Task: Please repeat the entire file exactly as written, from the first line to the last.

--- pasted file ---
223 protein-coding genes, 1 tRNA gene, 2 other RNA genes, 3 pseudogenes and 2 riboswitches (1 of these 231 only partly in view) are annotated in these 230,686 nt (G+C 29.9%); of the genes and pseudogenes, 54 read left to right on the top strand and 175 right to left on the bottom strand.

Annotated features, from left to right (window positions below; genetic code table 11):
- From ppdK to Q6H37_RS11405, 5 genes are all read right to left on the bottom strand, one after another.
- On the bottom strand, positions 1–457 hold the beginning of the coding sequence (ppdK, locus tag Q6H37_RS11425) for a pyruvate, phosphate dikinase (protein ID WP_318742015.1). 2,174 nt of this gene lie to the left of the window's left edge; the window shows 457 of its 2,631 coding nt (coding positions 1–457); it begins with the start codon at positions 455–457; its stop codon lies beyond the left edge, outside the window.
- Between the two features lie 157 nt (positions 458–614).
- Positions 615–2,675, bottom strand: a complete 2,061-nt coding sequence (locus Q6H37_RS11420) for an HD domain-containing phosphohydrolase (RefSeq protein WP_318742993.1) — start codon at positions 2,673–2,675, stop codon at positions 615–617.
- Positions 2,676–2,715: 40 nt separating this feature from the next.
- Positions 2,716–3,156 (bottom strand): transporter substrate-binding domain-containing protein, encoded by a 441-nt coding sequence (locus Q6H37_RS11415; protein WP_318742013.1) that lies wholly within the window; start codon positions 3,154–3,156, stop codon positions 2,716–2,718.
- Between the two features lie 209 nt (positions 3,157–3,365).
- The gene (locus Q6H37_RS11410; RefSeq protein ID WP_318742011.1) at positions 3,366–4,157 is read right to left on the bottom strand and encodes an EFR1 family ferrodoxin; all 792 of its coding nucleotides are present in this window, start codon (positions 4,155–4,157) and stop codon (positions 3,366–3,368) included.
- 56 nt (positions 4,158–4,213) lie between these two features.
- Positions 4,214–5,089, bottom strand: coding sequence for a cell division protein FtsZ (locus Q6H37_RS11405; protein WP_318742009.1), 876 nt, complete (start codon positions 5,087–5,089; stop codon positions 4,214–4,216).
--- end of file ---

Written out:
223 protein-coding genes, 1 tRNA gene, 2 other RNA genes, 3 pseudogenes and 2 riboswitches (1 of these 231 only partly in view) are annotated in these 230,686 nt (G+C 29.9%); of the genes and pseudogenes, 54 read left to right on the top strand and 175 right to left on the bottom strand.

Annotated features, from left to right (window positions below; genetic code table 11):
- From ppdK to Q6H37_RS11405, 5 genes are all read right to left on the bottom strand, one after another.
- On the bottom strand, positions 1–457 hold the beginning of the coding sequence (ppdK, locus tag Q6H37_RS11425) for a pyruvate, phosphate dikinase (protein ID WP_318742015.1). 2,174 nt of this gene lie to the left of the window's left edge; the window shows 457 of its 2,631 coding nt (coding positions 1–457); it begins with the start codon at positions 455–457; its stop codon lies beyond the left edge, outside the window.
- Between the two features lie 157 nt (positions 458–614).
- Positions 615–2,675, bottom strand: a complete 2,061-nt coding sequence (locus Q6H37_RS11420) for an HD domain-containing phosphohydrolase (RefSeq protein WP_318742993.1) — start codon at positions 2,673–2,675, stop codon at positions 615–617.
- Positions 2,676–2,715: 40 nt separating this feature from the next.
- Positions 2,716–3,156 (bottom strand): transporter substrate-binding domain-containing protein, encoded by a 441-nt coding sequence (locus Q6H37_RS11415; protein WP_318742013.1) that lies wholly within the window; start codon positions 3,154–3,156, stop codon positions 2,716–2,718.
- Between the two features lie 209 nt (positions 3,157–3,365).
- The gene (locus Q6H37_RS11410; RefSeq protein ID WP_318742011.1) at positions 3,366–4,157 is read right to left on the bottom strand and encodes an EFR1 family ferrodoxin; all 792 of its coding nucleotides are present in this window, start codon (positions 4,155–4,157) and stop codon (positions 3,366–3,368) included.
- 56 nt (positions 4,158–4,213) lie between these two features.
- Positions 4,214–5,089, bottom strand: coding sequence for a cell division protein FtsZ (locus Q6H37_RS11405; protein WP_318742009.1), 876 nt, complete (start codon positions 5,087–5,089; stop codon positions 4,214–4,216).